Interactive: Theresa May says the Conservatives may miss their immigration targets, but how high is UK immigration?

 
Billy Ehrenberg
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The home secretary Theresa May has all but admitted that the government will be unable to meet its target of limiting immigration to the tens of thousands in time for next year’s general election. What is more, David Cameron is expected to announce bans on benefits for UK migrants, despite the data showing immigrants are less likely to claim benifits than UK born residents.

The map above shows how many people per 100,000 live in each local authority in the UK. Click on any local authority to see the number of non-UK-born residents in each area. Grey areas are below the UK figure of 124.3, while blue areas are above. A second map, further down, shows how the numbers have changed since 2009 and the last year of Labour's time in power.

On the Andrew Marr Show on BBC1 this Sunday, May said:
It is of course unlikely that we are going to reach the tens of thousands by the end of the parliament. Why is that? It is because we have seen increasing numbers of people coming from across Europe, partly because our economy is doing better than other economies across Europe.
We have been doing what we can in relation to EU migration but there is more to be done.

Despite what May says, official data from the Office of National Statistics (ONS) shows that there has in fact been an uptick recently. This data will have cheered those who believe immigration has a positive effect on the economy.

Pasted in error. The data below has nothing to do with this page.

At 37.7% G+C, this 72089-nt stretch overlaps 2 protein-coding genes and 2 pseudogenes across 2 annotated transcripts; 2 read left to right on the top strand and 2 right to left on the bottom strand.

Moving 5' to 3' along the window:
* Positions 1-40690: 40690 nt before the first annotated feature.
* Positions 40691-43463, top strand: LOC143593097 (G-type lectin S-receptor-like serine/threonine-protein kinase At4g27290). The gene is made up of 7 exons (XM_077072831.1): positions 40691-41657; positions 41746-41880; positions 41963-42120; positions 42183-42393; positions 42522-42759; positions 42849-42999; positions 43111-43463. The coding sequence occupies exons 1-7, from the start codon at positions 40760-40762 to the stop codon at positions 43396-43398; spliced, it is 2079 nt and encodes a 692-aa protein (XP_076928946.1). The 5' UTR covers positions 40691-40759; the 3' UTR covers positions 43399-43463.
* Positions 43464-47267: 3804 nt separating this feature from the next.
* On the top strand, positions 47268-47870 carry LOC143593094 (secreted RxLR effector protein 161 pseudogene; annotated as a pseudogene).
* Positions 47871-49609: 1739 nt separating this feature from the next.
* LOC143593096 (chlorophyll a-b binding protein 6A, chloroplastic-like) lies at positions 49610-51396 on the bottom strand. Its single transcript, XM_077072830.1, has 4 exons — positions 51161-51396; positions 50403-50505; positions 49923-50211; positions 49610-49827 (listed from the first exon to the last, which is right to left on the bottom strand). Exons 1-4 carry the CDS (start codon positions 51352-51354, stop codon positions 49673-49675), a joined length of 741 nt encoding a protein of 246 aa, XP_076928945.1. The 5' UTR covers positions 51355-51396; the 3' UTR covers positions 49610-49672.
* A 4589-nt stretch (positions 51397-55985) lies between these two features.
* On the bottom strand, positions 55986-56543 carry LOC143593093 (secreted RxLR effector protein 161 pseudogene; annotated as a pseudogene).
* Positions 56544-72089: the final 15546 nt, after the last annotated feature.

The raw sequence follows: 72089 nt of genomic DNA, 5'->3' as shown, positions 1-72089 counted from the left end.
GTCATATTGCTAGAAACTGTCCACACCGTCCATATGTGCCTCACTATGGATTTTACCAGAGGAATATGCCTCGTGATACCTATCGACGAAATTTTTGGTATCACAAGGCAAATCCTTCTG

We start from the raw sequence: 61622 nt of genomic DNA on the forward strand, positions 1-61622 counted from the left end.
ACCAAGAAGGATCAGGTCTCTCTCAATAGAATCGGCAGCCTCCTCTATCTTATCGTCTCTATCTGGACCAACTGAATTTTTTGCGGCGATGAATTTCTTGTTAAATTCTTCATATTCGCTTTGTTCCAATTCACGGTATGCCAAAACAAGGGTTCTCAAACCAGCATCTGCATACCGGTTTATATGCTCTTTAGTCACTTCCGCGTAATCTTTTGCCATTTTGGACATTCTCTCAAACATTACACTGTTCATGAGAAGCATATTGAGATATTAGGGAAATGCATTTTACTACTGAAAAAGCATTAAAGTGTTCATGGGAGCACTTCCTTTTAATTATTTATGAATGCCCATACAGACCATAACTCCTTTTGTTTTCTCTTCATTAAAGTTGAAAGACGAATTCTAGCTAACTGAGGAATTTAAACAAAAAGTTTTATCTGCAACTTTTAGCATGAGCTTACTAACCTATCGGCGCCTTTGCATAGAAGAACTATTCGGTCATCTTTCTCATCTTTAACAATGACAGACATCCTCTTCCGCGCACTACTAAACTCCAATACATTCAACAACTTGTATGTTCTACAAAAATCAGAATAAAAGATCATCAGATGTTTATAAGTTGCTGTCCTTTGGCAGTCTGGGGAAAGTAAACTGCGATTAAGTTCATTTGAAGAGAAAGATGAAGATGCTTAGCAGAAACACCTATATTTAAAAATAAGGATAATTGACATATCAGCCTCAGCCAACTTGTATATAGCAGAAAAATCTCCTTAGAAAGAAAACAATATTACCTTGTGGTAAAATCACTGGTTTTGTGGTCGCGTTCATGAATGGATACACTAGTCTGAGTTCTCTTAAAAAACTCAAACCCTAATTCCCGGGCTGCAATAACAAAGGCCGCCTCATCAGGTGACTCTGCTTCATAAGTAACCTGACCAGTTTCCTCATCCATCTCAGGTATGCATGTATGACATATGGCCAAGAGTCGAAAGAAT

Indeed there is a lot of data showing immigration is not only a good thing for the economy, but is also not high in important seats targeted by the anti-immigration party Ukip. As the map above makes clear, diversity is higher in cities than in the countryside and there is a huge difference between the areas with the lowest number of foreign born residents and the least. Here are the ten regions with the greatest number of non-UK born residents:

And they’re all in London. Here is what the list looks like if we remove London from the equation. Note the University towns of Oxford and Cambridge, where foreign students are likely to be affecting the data. Medway, the local authority for the Town of Rochester, has a rate of 81.7 per 1,000, far down the list and a long way below the figure for the whole UK of 124 per 1,000.

Now, to show the disparity, here are the areas with the lowest numbers:

A jump from 0 to 533 shows how immigration must be viewed vastly differently in different areas. But how have these numbers changed since the Tories came to power Here is a map showing how the number has changed since the last full year of Labour government, 2009:

Here is a chart showing the biggest movers. Notice Slough has cropped up again and Exeter, which has a reputable University, has seen a great change, perhaps again because of the student influence. Again, Medway (where Rochester can be found) is not on the list. In fact, it has 39 fewer non UK-born people per 1,000 than it did in 2009.

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